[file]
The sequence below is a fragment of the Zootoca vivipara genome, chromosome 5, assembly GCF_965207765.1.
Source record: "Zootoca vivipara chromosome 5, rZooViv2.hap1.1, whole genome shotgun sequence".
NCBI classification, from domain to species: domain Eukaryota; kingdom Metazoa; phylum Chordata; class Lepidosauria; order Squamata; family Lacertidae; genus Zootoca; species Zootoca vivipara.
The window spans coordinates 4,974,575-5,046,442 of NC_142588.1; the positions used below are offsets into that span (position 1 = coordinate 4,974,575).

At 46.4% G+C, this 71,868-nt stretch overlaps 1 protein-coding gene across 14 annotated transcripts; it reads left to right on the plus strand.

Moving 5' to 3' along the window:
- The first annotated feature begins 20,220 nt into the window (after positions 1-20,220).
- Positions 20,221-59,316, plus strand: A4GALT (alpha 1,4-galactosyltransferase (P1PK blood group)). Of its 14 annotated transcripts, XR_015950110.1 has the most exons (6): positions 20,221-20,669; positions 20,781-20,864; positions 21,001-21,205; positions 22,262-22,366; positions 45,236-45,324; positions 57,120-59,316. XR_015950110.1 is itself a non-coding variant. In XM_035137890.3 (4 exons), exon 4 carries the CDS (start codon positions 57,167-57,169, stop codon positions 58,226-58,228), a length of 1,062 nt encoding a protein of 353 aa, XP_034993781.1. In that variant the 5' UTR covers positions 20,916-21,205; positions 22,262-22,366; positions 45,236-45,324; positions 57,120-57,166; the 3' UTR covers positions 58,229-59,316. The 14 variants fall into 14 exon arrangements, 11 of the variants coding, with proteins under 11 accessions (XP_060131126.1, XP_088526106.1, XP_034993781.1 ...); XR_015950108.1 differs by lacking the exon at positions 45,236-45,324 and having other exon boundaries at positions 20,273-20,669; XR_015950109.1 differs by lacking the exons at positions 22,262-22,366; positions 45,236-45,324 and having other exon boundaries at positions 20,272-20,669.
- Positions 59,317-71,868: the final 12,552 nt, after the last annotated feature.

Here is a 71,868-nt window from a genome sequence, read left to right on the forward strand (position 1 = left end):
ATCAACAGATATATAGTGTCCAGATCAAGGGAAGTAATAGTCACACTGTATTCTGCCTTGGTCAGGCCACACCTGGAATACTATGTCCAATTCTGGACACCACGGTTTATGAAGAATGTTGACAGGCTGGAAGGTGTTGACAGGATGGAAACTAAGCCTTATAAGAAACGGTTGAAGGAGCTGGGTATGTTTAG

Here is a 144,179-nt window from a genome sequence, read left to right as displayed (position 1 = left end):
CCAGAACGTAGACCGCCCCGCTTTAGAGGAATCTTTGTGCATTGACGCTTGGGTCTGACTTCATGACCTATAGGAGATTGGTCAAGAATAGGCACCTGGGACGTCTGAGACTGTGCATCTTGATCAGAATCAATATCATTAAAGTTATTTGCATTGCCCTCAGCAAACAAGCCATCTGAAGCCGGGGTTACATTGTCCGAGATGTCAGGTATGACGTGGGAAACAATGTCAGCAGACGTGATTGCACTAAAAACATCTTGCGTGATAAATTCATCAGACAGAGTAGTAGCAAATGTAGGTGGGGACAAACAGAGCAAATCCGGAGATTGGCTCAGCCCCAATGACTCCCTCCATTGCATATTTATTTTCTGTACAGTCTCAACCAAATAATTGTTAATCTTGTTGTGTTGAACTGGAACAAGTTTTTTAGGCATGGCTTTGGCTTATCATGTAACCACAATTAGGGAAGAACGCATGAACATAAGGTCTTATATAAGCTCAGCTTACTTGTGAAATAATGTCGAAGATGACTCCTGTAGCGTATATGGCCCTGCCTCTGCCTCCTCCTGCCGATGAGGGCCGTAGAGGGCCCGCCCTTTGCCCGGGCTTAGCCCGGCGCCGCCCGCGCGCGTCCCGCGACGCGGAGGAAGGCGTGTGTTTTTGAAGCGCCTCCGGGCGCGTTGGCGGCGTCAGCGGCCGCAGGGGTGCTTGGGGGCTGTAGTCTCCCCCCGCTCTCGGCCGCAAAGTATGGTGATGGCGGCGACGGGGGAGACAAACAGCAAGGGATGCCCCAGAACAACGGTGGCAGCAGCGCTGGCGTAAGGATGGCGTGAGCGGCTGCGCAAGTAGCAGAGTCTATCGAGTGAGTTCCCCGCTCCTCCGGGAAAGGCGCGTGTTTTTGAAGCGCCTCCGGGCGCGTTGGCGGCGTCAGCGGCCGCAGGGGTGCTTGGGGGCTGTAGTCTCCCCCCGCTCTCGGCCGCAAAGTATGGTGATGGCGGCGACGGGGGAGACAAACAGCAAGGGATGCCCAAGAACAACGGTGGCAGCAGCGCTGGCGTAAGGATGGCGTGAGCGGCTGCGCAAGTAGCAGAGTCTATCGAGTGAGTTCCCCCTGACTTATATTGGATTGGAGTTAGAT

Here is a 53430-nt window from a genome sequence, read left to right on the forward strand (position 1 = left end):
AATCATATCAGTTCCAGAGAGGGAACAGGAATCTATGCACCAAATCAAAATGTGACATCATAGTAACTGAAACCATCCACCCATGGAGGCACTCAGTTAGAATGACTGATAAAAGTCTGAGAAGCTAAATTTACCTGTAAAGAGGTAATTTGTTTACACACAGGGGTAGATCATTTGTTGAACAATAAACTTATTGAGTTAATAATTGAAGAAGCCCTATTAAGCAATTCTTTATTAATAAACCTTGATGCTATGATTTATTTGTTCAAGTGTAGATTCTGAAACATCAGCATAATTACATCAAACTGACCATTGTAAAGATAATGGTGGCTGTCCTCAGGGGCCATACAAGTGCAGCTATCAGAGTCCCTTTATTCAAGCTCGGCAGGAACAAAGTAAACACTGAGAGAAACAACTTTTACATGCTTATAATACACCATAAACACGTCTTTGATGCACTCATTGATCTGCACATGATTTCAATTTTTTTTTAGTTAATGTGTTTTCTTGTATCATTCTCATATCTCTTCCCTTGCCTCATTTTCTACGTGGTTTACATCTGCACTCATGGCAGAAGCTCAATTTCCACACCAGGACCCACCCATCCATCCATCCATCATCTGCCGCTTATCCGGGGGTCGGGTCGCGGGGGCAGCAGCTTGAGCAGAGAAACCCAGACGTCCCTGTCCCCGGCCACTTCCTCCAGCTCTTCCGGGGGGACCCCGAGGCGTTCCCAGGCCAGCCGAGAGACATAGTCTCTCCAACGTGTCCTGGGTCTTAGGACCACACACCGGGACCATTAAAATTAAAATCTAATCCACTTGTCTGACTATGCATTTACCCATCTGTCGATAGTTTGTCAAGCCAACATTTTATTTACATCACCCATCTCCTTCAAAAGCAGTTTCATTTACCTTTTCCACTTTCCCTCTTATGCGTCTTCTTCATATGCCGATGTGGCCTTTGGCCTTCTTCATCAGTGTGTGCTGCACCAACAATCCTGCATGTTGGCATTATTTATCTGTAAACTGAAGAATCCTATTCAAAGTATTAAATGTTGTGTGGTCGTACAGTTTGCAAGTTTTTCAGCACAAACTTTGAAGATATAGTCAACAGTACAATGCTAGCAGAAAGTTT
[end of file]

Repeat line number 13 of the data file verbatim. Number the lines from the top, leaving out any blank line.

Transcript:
CCAGAACGTAGACCGCCCCGCTTTAGAGGAATCTTTGTGCATTGACGCTTGGGTCTGACTTCATGACCTATAGGAGATTGGTCAAGAATAGGCACCTGGGACGTCTGAGACTGTGCATCTTGATCAGAATCAATATCATTAAAGTTATTTGCATTGCCCTCAGCAAACAAGCCATCTGAAGCCGGGGTTACATTGTCCGAGATGTCAGGTATGACGTGGGAAACAATGTCAGCAGACGTGATTGCACTAAAAACATCTTGCGTGATAAATTCATCAGACAGAGTAGTAGCAAATGTAGGTGGGGACAAACAGAGCAAATCCGGAGATTGGCTCAGCCCCAATGACTCCCTCCATTGCATATTTATTTTCTGTACAGTCTCAACCAAATAATTGTTAATCTTGTTGTGTTGAACTGGAACAAGTTTTTTAGGCATGGCTTTGGCTTATCATGTAACCACAATTAGGGAAGAACGCATGAACATAAGGTCTTATATAAGCTCAGCTTACTTGTGAAATAATGTCGAAGATGACTCCTGTAGCGTATATGGCCCTGCCTCTGCCTCCTCCTGCCGATGAGGGCCGTAGAGGGCCCGCCCTTTGCCCGGGCTTAGCCCGGCGCCGCCCGCGCGCGTCCCGCGACGCGGAGGAAGGCGTGTGTTTTTGAAGCGCCTCCGGGCGCGTTGGCGGCGTCAGCGGCCGCAGGGGTGCTTGGGGGCTGTAGTCTCCCCCCGCTCTCGGCCGCAAAGTATGGTGATGGCGGCGACGGGGGAGACAAACAGCAAGGGATGCCCCAGAACAACGGTGGCAGCAGCGCTGGCGTAAGGATGGCGTGAGCGGCTGCGCAAGTAGCAGAGTCTATCGAGTGAGTTCCCCGCTCCTCCGGGAAAGGCGCGTGTTTTTGAAGCGCCTCCGGGCGCGTTGGCGGCGTCAGCGGCCGCAGGGGTGCTTGGGGGCTGTAGTCTCCCCCCGCTCTCGGCCGCAAAGTATGGTGATGGCGGCGACGGGGGAGACAAACAGCAAGGGATGCCCAAGAACAACGGTGGCAGCAGCGCTGGCGTAAGGATGGCGTGAGCGGCTGCGCAAGTAGCAGAGTCTATCGAGTGAGTTCCCCCTGACTTATATTGGATTGGAGTTAGAT